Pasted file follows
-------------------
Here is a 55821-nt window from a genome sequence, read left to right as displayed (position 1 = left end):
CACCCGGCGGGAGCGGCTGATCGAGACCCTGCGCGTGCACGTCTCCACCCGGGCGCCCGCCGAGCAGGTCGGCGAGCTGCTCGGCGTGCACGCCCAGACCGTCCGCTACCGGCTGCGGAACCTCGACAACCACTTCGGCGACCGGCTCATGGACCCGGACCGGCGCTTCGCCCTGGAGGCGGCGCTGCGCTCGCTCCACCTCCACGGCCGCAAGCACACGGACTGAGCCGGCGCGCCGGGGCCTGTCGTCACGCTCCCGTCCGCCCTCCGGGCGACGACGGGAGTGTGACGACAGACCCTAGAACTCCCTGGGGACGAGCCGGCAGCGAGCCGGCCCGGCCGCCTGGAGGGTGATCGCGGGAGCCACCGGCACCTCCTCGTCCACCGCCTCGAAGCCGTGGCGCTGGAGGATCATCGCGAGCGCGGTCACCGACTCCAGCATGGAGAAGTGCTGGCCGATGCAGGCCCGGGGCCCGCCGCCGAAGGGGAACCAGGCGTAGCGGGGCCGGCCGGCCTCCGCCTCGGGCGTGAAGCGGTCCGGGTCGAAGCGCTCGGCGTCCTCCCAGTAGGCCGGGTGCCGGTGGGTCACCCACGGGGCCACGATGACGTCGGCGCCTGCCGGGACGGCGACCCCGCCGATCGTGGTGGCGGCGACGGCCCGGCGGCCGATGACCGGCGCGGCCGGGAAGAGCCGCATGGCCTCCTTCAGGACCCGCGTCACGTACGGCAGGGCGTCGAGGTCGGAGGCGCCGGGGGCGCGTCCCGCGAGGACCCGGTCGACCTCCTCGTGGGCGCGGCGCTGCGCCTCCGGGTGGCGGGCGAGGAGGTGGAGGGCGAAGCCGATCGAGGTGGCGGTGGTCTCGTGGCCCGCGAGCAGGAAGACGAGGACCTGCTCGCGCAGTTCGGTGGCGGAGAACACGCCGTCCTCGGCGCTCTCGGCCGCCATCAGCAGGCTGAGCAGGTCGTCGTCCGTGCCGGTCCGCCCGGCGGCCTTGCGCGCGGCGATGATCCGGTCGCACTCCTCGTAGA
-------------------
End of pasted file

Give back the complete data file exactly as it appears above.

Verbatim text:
Here is a 55821-nt window from a genome sequence, read left to right as displayed (position 1 = left end):
CACCCGGCGGGAGCGGCTGATCGAGACCCTGCGCGTGCACGTCTCCACCCGGGCGCCCGCCGAGCAGGTCGGCGAGCTGCTCGGCGTGCACGCCCAGACCGTCCGCTACCGGCTGCGGAACCTCGACAACCACTTCGGCGACCGGCTCATGGACCCGGACCGGCGCTTCGCCCTGGAGGCGGCGCTGCGCTCGCTCCACCTCCACGGCCGCAAGCACACGGACTGAGCCGGCGCGCCGGGGCCTGTCGTCACGCTCCCGTCCGCCCTCCGGGCGACGACGGGAGTGTGACGACAGACCCTAGAACTCCCTGGGGACGAGCCGGCAGCGAGCCGGCCCGGCCGCCTGGAGGGTGATCGCGGGAGCCACCGGCACCTCCTCGTCCACCGCCTCGAAGCCGTGGCGCTGGAGGATCATCGCGAGCGCGGTCACCGACTCCAGCATGGAGAAGTGCTGGCCGATGCAGGCCCGGGGCCCGCCGCCGAAGGGGAACCAGGCGTAGCGGGGCCGGCCGGCCTCCGCCTCGGGCGTGAAGCGGTCCGGGTCGAAGCGCTCGGCGTCCTCCCAGTAGGCCGGGTGCCGGTGGGTCACCCACGGGGCCACGATGACGTCGGCGCCTGCCGGGACGGCGACCCCGCCGATCGTGGTGGCGGCGACGGCCCGGCGGCCGATGACCGGCGCGGCCGGGAAGAGCCGCATGGCCTCCTTCAGGACCCGCGTCACGTACGGCAGGGCGTCGAGGTCGGAGGCGCCGGGGGCGCGTCCCGCGAGGACCCGGTCGACCTCCTCGTGGGCGCGGCGCTGCGCCTCCGGGTGGCGGGCGAGGAGGTGGAGGGCGAAGCCGATCGAGGTGGCGGTGGTCTCGTGGCCCGCGAGCAGGAAGACGAGGACCTGCTCGCGCAGTTCGGTGGCGGAGAACACGCCGTCCTCGGCGCTCTCGGCCGCCATCAGCAGGCTGAGCAGGTCGTCGTCCGTGCCGGTCCGCCCGGCGGCCTTGCGCGCGGCGATGATCCGGTCGCACTCCTCGTAGA